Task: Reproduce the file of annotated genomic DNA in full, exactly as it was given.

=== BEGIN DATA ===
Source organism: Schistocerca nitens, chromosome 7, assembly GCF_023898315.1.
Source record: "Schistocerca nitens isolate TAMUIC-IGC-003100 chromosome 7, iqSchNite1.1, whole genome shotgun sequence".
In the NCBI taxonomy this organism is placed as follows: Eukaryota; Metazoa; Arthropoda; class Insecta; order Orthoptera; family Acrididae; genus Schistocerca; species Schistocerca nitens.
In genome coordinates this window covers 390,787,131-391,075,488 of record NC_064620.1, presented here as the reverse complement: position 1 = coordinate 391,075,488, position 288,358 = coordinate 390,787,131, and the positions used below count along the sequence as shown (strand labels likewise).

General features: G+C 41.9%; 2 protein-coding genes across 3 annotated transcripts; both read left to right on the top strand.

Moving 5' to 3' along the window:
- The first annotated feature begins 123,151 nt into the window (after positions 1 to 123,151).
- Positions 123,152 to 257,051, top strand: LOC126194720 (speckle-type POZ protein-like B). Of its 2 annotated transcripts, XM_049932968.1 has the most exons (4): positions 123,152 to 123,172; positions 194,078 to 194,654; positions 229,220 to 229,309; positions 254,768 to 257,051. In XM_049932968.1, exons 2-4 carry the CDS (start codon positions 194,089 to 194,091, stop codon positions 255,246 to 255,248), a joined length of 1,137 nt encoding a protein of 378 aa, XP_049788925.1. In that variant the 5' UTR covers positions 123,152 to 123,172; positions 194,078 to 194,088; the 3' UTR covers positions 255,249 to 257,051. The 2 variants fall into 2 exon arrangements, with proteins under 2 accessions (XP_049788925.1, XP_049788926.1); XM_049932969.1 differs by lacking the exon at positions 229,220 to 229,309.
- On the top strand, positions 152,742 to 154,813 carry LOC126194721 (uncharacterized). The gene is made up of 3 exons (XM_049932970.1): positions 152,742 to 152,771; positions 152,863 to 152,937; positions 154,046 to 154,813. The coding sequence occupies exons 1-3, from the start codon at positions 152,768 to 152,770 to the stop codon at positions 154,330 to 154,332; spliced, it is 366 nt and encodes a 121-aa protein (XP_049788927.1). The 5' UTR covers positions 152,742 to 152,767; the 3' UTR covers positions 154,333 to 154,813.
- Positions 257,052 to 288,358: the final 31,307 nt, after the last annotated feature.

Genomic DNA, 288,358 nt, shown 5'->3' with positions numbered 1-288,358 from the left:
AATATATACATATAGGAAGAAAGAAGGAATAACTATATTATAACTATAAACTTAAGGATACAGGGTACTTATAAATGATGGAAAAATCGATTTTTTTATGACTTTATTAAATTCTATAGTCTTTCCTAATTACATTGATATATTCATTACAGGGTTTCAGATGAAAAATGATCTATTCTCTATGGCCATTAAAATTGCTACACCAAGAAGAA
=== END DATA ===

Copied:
Source organism: Schistocerca nitens, chromosome 7, assembly GCF_023898315.1.
Source record: "Schistocerca nitens isolate TAMUIC-IGC-003100 chromosome 7, iqSchNite1.1, whole genome shotgun sequence".
In the NCBI taxonomy this organism is placed as follows: Eukaryota; Metazoa; Arthropoda; class Insecta; order Orthoptera; family Acrididae; genus Schistocerca; species Schistocerca nitens.
In genome coordinates this window covers 390,787,131-391,075,488 of record NC_064620.1, presented here as the reverse complement: position 1 = coordinate 391,075,488, position 288,358 = coordinate 390,787,131, and the positions used below count along the sequence as shown (strand labels likewise).

General features: G+C 41.9%; 2 protein-coding genes across 3 annotated transcripts; both read left to right on the top strand.

Moving 5' to 3' along the window:
- The first annotated feature begins 123,151 nt into the window (after positions 1 to 123,151).
- Positions 123,152 to 257,051, top strand: LOC126194720 (speckle-type POZ protein-like B). Of its 2 annotated transcripts, XM_049932968.1 has the most exons (4): positions 123,152 to 123,172; positions 194,078 to 194,654; positions 229,220 to 229,309; positions 254,768 to 257,051. In XM_049932968.1, exons 2-4 carry the CDS (start codon positions 194,089 to 194,091, stop codon positions 255,246 to 255,248), a joined length of 1,137 nt encoding a protein of 378 aa, XP_049788925.1. In that variant the 5' UTR covers positions 123,152 to 123,172; positions 194,078 to 194,088; the 3' UTR covers positions 255,249 to 257,051. The 2 variants fall into 2 exon arrangements, with proteins under 2 accessions (XP_049788925.1, XP_049788926.1); XM_049932969.1 differs by lacking the exon at positions 229,220 to 229,309.
- On the top strand, positions 152,742 to 154,813 carry LOC126194721 (uncharacterized). The gene is made up of 3 exons (XM_049932970.1): positions 152,742 to 152,771; positions 152,863 to 152,937; positions 154,046 to 154,813. The coding sequence occupies exons 1-3, from the start codon at positions 152,768 to 152,770 to the stop codon at positions 154,330 to 154,332; spliced, it is 366 nt and encodes a 121-aa protein (XP_049788927.1). The 5' UTR covers positions 152,742 to 152,767; the 3' UTR covers positions 154,333 to 154,813.
- Positions 257,052 to 288,358: the final 31,307 nt, after the last annotated feature.

Genomic DNA, 288,358 nt, shown 5'->3' with positions numbered 1-288,358 from the left:
AATATATACATATAGGAAGAAAGAAGGAATAACTATATTATAACTATAAACTTAAGGATACAGGGTACTTATAAATGATGGAAAAATCGATTTTTTTATGACTTTATTAAATTCTATAGTCTTTCCTAATTACATTGATATATTCATTACAGGGTTTCAGATGAAAAATGATCTATTCTCTATGGCCATTAAAATTGCTACACCAAGAAGAA